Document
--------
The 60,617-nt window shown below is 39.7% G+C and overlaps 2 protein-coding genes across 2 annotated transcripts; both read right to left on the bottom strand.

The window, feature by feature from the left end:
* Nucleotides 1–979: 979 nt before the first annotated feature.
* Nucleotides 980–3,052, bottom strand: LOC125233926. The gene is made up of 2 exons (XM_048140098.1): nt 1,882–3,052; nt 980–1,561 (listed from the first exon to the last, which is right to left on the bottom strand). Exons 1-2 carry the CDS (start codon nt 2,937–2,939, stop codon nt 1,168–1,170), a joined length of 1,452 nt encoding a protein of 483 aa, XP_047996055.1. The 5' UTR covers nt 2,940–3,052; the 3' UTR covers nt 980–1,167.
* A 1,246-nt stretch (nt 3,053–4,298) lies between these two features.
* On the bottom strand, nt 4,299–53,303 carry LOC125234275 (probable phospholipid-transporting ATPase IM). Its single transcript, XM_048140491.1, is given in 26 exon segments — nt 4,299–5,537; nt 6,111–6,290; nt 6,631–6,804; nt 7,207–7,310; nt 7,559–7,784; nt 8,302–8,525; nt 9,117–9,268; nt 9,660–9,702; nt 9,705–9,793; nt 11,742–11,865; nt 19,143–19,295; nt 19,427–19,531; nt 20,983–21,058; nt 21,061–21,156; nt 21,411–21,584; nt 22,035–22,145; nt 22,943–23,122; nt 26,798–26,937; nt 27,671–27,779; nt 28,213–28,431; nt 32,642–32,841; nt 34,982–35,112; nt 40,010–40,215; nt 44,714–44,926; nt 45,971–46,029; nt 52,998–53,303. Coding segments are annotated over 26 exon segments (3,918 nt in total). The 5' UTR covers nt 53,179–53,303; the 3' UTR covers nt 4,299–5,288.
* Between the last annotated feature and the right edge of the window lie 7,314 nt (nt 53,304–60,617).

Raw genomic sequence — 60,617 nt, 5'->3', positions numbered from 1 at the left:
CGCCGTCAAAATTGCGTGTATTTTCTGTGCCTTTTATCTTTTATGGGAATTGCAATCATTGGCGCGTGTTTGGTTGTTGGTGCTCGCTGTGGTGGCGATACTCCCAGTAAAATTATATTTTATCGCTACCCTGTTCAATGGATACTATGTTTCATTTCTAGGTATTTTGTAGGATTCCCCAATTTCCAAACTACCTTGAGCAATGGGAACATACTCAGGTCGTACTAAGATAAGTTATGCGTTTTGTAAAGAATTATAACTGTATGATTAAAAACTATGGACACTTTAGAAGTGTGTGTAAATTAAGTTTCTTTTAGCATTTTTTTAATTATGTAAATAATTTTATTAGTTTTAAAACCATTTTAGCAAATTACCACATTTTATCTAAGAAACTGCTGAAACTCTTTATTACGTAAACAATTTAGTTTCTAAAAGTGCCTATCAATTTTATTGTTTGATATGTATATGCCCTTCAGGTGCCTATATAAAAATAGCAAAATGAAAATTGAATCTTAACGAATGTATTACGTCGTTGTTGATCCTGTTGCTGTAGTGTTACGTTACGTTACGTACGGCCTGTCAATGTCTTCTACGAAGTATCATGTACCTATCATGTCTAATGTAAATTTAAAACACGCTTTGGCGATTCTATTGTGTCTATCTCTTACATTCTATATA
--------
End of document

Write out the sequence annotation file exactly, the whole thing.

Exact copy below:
The 60,617-nt window shown below is 39.7% G+C and overlaps 2 protein-coding genes across 2 annotated transcripts; both read right to left on the bottom strand.

The window, feature by feature from the left end:
* Nucleotides 1–979: 979 nt before the first annotated feature.
* Nucleotides 980–3,052, bottom strand: LOC125233926. The gene is made up of 2 exons (XM_048140098.1): nt 1,882–3,052; nt 980–1,561 (listed from the first exon to the last, which is right to left on the bottom strand). Exons 1-2 carry the CDS (start codon nt 2,937–2,939, stop codon nt 1,168–1,170), a joined length of 1,452 nt encoding a protein of 483 aa, XP_047996055.1. The 5' UTR covers nt 2,940–3,052; the 3' UTR covers nt 980–1,167.
* A 1,246-nt stretch (nt 3,053–4,298) lies between these two features.
* On the bottom strand, nt 4,299–53,303 carry LOC125234275 (probable phospholipid-transporting ATPase IM). Its single transcript, XM_048140491.1, is given in 26 exon segments — nt 4,299–5,537; nt 6,111–6,290; nt 6,631–6,804; nt 7,207–7,310; nt 7,559–7,784; nt 8,302–8,525; nt 9,117–9,268; nt 9,660–9,702; nt 9,705–9,793; nt 11,742–11,865; nt 19,143–19,295; nt 19,427–19,531; nt 20,983–21,058; nt 21,061–21,156; nt 21,411–21,584; nt 22,035–22,145; nt 22,943–23,122; nt 26,798–26,937; nt 27,671–27,779; nt 28,213–28,431; nt 32,642–32,841; nt 34,982–35,112; nt 40,010–40,215; nt 44,714–44,926; nt 45,971–46,029; nt 52,998–53,303. Coding segments are annotated over 26 exon segments (3,918 nt in total). The 5' UTR covers nt 53,179–53,303; the 3' UTR covers nt 4,299–5,288.
* Between the last annotated feature and the right edge of the window lie 7,314 nt (nt 53,304–60,617).

Raw genomic sequence — 60,617 nt, 5'->3', positions numbered from 1 at the left:
CGCCGTCAAAATTGCGTGTATTTTCTGTGCCTTTTATCTTTTATGGGAATTGCAATCATTGGCGCGTGTTTGGTTGTTGGTGCTCGCTGTGGTGGCGATACTCCCAGTAAAATTATATTTTATCGCTACCCTGTTCAATGGATACTATGTTTCATTTCTAGGTATTTTGTAGGATTCCCCAATTTCCAAACTACCTTGAGCAATGGGAACATACTCAGGTCGTACTAAGATAAGTTATGCGTTTTGTAAAGAATTATAACTGTATGATTAAAAACTATGGACACTTTAGAAGTGTGTGTAAATTAAGTTTCTTTTAGCATTTTTTTAATTATGTAAATAATTTTATTAGTTTTAAAACCATTTTAGCAAATTACCACATTTTATCTAAGAAACTGCTGAAACTCTTTATTACGTAAACAATTTAGTTTCTAAAAGTGCCTATCAATTTTATTGTTTGATATGTATATGCCCTTCAGGTGCCTATATAAAAATAGCAAAATGAAAATTGAATCTTAACGAATGTATTACGTCGTTGTTGATCCTGTTGCTGTAGTGTTACGTTACGTTACGTACGGCCTGTCAATGTCTTCTACGAAGTATCATGTACCTATCATGTCTAATGTAAATTTAAAACACGCTTTGGCGATTCTATTGTGTCTATCTCTTACATTCTATATA